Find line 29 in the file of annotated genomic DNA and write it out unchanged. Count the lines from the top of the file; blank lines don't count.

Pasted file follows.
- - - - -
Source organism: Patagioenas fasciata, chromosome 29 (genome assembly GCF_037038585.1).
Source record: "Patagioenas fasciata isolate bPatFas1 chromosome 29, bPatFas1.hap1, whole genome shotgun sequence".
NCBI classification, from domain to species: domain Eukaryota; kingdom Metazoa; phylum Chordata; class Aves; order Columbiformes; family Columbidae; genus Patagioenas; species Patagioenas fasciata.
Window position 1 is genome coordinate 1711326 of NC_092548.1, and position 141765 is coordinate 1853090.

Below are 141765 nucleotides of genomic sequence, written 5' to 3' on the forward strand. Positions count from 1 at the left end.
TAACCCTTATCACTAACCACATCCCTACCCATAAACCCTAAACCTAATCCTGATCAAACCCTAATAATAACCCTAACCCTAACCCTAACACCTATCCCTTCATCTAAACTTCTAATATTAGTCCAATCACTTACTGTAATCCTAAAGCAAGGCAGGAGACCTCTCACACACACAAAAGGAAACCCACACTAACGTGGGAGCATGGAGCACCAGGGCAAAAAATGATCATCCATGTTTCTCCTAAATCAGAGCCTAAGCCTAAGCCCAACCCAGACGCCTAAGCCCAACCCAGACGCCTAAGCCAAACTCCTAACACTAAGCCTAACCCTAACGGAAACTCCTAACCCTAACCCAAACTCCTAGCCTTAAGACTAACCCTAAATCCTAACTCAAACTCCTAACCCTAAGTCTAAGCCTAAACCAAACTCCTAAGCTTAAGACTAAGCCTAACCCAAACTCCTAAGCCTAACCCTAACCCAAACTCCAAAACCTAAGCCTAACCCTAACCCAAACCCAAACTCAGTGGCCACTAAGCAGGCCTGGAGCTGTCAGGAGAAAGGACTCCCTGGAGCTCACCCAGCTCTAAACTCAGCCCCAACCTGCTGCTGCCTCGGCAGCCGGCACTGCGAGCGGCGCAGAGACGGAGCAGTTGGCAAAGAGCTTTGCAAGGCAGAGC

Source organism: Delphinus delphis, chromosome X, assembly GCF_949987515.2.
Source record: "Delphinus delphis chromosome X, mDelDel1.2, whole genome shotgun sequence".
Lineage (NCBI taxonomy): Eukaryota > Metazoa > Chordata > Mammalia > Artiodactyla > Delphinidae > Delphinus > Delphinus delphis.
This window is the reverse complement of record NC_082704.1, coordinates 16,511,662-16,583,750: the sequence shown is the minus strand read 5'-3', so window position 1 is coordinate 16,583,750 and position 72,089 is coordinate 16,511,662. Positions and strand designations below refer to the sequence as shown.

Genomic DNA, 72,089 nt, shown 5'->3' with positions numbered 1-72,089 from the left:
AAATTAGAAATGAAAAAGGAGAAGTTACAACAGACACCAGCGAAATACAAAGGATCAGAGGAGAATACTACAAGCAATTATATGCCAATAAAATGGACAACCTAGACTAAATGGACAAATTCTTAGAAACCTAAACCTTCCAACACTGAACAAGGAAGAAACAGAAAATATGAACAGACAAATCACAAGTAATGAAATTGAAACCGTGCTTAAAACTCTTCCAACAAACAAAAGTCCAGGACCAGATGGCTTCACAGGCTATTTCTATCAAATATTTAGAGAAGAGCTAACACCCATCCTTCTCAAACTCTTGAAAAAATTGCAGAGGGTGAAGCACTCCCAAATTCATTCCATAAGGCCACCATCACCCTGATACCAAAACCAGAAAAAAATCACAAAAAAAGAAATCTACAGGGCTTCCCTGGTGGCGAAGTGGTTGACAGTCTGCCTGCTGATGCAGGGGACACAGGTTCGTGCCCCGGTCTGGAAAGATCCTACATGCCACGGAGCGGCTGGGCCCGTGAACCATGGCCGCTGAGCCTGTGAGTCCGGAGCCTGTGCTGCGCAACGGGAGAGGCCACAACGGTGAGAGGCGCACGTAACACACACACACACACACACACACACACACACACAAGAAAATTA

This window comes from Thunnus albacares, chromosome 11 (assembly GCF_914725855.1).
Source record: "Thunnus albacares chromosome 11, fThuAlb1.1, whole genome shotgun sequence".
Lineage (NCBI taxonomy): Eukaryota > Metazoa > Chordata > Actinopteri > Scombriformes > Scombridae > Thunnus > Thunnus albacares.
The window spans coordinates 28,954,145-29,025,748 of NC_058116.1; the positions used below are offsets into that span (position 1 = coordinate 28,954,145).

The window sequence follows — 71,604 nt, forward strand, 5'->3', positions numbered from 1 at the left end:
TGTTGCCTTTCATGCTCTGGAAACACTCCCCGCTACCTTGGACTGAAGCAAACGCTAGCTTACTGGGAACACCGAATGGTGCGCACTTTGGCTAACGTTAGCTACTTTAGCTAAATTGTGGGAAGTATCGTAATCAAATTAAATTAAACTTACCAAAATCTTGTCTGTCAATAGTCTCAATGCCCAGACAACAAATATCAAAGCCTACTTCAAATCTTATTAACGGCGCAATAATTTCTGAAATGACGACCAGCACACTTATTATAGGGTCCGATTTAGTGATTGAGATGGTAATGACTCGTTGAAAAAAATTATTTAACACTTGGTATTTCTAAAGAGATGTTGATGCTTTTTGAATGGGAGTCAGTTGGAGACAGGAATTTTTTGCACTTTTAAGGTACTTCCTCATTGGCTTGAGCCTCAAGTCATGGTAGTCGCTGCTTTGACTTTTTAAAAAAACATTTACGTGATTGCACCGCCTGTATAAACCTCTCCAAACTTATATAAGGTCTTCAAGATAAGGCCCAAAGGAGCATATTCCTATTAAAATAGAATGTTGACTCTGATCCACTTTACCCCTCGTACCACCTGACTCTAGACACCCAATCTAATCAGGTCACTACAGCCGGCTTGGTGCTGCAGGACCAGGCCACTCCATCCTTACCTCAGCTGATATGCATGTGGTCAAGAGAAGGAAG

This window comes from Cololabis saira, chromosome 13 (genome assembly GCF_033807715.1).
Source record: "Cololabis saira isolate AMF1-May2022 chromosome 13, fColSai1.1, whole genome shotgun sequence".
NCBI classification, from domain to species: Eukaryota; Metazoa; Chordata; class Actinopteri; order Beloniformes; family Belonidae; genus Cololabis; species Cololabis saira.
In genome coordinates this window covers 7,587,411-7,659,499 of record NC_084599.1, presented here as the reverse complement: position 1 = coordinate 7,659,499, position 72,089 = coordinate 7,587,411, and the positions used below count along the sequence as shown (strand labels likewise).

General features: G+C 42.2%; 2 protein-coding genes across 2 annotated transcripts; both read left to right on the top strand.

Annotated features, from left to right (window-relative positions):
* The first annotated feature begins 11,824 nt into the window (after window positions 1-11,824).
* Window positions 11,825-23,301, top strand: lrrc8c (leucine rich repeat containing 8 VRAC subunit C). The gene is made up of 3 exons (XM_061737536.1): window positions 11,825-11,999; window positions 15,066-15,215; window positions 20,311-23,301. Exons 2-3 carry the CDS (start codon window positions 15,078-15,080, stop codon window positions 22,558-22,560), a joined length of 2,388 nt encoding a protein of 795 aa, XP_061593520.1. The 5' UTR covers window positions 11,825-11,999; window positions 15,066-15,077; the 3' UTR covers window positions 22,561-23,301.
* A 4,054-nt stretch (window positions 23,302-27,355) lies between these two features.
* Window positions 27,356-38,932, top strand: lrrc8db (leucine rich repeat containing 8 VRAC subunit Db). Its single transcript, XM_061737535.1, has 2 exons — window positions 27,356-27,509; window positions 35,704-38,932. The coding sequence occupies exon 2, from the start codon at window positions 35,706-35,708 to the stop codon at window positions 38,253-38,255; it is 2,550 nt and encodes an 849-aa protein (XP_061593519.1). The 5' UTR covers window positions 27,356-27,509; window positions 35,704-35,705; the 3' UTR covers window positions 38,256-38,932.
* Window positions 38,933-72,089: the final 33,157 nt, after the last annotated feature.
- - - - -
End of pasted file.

* Window positions 38,933-72,089: the final 33,157 nt, after the last annotated feature.